Phlebotomist Salary - Plus Tips To Double The Pay!
A phlebotomists salary can vary widely depending on several factors, but before we dig into the average phlebotomist salary (and tips to maximize it), let's quickly look at the career outlook.
Phlebotomists fall under the medical and clinical laboratory tech occupation, which has a very bright job outlook through 2024.
In fact, from 2014 - 2024, phlebotomy jobs are expected to grow 25%, a rate that is much higher than the national average. Not only will this create more job opportunities, but the increased demand could potentially raise the average phlebotomy salary!
So, we know the job outlook is good, but how much do phlebotomists make?
Phlebotomist Yearly & Hourly Wage
Like most jobs, a phlebotomists salary is dependant on several factors, such as:
- Location - salaries vary widely depending on city and state
- Experience - salaries typically increase with experience
- Education & Training - Getting your certificate from an accredited certification agency can increase your dollar per hour wage in most cases. And may even be required depending on the state you live in.
Plus, each individual company has their own idea of how much money a phlebotomy technician should make.
With that said, the average phlebotomist salary is $32,230 per year as of January 30th, 2017 according to Salary.com. So, how much does a phlebotomist make an hour? An annual wage of $32,230 would equate to roughly $15.50 per hour.
Here's a visual representation of the average phlebotomist pay range:
- $34,000 - Hospital Lab Phlebotomist
- $32,230 - Average Phlebotomist Salary
- $29,000 - Mobile Phlebotomist
- $22,000 - Entry-level Technician
On top of the average salary, there are certain benefits that many companies offer, such as:
- Health care
- Education reimbursement
- Paid time off
- Paid education
- Sick days
- Continuing education
- And more
According to Salary.com, this can increase the average salary by 33.8%, bringing the annual average pay to roughly $48,810.
Maximizing A Phlebotomists Pay
Some people may have concerns about the average phlebotomist pay scale, since whether you're just starting out or near the higher end, their salaries are less than the national average wage.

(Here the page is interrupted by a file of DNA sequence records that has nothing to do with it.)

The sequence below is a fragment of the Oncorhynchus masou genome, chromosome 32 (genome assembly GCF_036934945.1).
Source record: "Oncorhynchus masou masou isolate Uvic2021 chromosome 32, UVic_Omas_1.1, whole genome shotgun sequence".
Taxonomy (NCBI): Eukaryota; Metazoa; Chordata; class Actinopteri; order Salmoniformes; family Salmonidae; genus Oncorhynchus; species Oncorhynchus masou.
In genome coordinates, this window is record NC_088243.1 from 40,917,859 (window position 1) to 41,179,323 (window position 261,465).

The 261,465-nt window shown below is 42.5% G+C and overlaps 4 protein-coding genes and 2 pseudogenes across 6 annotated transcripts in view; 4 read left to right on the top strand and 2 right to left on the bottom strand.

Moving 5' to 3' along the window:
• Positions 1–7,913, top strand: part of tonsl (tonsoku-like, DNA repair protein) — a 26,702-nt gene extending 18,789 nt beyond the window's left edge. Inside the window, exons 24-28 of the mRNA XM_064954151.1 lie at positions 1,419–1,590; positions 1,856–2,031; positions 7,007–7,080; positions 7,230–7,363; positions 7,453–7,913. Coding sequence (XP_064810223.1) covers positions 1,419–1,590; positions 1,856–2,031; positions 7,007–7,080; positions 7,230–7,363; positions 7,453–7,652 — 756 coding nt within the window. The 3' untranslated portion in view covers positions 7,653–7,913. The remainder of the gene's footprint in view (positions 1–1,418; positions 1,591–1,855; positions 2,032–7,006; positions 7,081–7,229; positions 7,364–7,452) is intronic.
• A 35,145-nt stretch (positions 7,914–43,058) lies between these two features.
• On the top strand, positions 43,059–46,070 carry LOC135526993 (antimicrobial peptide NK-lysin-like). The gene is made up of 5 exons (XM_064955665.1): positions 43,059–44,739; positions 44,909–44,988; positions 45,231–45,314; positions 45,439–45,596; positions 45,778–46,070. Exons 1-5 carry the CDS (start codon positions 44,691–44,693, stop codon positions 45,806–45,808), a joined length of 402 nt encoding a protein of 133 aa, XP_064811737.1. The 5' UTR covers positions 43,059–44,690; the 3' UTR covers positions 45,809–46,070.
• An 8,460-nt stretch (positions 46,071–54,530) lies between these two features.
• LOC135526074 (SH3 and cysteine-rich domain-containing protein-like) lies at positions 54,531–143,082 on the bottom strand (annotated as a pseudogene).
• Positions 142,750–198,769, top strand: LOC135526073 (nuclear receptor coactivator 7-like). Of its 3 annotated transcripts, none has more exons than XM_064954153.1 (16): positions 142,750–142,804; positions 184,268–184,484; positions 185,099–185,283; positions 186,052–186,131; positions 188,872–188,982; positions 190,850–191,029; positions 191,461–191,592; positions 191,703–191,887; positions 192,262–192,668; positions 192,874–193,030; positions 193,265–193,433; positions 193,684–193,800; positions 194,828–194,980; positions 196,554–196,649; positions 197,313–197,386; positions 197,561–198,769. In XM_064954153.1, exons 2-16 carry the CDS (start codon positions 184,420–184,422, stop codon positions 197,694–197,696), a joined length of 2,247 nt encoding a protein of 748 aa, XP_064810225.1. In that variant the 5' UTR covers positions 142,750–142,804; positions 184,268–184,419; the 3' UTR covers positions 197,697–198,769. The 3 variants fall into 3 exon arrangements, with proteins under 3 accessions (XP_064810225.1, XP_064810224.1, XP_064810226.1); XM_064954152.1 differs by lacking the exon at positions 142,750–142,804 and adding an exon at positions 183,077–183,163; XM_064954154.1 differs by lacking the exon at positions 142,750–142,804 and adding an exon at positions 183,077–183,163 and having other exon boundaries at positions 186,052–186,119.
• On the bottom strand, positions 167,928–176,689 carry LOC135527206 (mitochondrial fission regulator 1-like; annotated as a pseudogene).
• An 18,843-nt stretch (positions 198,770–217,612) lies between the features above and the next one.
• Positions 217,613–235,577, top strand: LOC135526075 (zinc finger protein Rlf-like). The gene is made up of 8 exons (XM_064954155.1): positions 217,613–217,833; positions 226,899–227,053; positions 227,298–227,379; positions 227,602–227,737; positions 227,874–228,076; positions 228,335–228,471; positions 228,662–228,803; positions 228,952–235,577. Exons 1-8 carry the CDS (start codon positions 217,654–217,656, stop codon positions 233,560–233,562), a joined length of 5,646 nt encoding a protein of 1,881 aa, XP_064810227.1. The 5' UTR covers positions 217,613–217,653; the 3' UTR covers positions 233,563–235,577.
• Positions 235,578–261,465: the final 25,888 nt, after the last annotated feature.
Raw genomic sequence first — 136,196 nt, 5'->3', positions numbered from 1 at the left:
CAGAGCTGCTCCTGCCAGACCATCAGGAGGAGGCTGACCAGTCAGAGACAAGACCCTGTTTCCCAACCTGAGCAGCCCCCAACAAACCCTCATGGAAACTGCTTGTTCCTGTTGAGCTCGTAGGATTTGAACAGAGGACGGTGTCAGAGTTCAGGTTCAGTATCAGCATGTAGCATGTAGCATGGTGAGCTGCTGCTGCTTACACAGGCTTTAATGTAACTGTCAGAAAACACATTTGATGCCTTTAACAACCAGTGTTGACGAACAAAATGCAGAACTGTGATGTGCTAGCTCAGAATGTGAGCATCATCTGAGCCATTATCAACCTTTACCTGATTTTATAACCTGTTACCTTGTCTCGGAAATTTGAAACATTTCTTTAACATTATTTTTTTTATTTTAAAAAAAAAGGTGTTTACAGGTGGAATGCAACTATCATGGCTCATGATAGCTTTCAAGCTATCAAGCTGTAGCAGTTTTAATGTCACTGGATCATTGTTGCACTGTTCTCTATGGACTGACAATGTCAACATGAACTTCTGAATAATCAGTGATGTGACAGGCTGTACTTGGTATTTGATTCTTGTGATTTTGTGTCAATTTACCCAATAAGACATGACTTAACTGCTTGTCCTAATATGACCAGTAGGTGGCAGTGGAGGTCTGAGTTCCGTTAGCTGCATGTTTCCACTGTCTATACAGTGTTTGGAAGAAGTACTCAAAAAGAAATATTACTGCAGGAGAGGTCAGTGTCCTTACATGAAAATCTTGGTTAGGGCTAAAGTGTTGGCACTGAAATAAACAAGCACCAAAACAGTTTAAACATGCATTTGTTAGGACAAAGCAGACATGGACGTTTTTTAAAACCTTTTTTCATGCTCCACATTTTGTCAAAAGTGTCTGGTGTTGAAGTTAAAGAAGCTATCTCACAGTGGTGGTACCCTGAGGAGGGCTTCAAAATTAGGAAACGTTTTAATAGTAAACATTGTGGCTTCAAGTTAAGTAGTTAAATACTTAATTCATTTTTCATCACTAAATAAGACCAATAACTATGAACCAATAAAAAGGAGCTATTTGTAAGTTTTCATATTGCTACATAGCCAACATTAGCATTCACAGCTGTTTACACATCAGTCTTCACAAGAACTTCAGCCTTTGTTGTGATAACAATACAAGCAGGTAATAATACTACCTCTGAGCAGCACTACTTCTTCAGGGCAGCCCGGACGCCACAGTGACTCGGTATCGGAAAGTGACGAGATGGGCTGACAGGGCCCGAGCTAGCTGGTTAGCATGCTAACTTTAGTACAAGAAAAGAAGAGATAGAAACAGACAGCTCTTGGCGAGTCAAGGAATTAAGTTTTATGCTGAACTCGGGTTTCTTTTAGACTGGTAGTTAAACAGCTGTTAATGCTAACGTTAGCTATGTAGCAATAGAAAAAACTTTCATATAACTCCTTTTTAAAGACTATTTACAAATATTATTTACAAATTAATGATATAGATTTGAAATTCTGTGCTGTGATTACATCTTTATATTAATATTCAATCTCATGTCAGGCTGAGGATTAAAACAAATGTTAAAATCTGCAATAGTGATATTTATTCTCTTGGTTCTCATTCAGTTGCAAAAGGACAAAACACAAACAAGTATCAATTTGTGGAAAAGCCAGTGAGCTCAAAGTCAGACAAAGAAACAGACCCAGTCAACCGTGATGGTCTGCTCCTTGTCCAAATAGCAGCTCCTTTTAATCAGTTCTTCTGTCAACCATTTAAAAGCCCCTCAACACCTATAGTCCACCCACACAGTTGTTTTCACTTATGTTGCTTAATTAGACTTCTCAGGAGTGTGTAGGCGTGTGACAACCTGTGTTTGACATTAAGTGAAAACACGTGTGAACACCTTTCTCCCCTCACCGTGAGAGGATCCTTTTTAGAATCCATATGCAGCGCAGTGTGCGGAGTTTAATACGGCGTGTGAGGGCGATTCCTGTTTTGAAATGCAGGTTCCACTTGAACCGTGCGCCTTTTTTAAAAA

In fact, in 2012, the average salary of a phlebotomy technician was over $12,000 less than average national wage.
But, that doesn't mean you can't maximize your salary! With the right training, you could actually earn double the national average!
The first step you'll want to take if you haven't already is to get your phlebotomy certification through an accredited certification agency, like the NHA or ASCP. A certified phlebotomist salary can be considerably higher than one without a certificate, plus it can open up better and more lucrative career opportunities for you. Some states even require certification.
Completing the proper training program and advancing to a higher paying medical position, like a nurse or clinical lab technologist, you can actually double your annual salary. Earning a 2 or 4 year degree in a medical field like nursing, for example, is a natural and common progression for a phlebotomy technician.
When choosing or looking for a new phlebotomy job, be sure to carefully examine any added benefits the job might include such as Employee Stock Options (ESOP), a matching 401k, health benefits, and so on, which could net tens of thousands per year. When it comes to your career, it's not always about the dollar per hour.
With experience and proper training can come promotions, and by accepting a job promotion to a supervisor level phlebotomy technician, you can reach the higher end of the pay scale. Keep open lines of communication with your higher ups at work and let them know that you're interested in taking on the responsibility.
While working in a hospital, clinical laboratory, or non-profit type setting, you can also find contract jobs on the side to help supplement your income. Many life insurance agencies and companies that require drawing blood for drug screens, for example, will hire certified phlebotomists on an as-needed basis.
Here's a visual representation of our tips to maximize your phlebotomist salary! Feel free to pin or share this image to help others!
How To Double Your Phlebotomy Technician Salary
Along with the above tips, you can maximize your pay by having options! Be sure to interview with several companies including hospitals, family practices, health agencies, private companies and so on. Find the career opportunity that fits you and keep in mind that pay shouldn't be the end all, be all of finding the right job!
Become A Phlebotomy Technician
Are you ready to take that first step to become a phlebotomy technician? If so, you're in the right place!
To get started, jump over to our phlebotomy school directory and find the program nearest you. These specialized programs typically last less than a year and come complete with classroom and laboratory training (performing blood draws, etc). Upon completing the education portion, you'll then be able to test to get your certificate from a certification organization like the NHA or ASCP. There are a few states - California, Lousiana & Nevada - that require certification.
Remember, the outlook for phlebotomy jobs has never been brighter. And a career in this growing health and medical field is as rewarding as a job can get!
Reviewed on June 4, 2019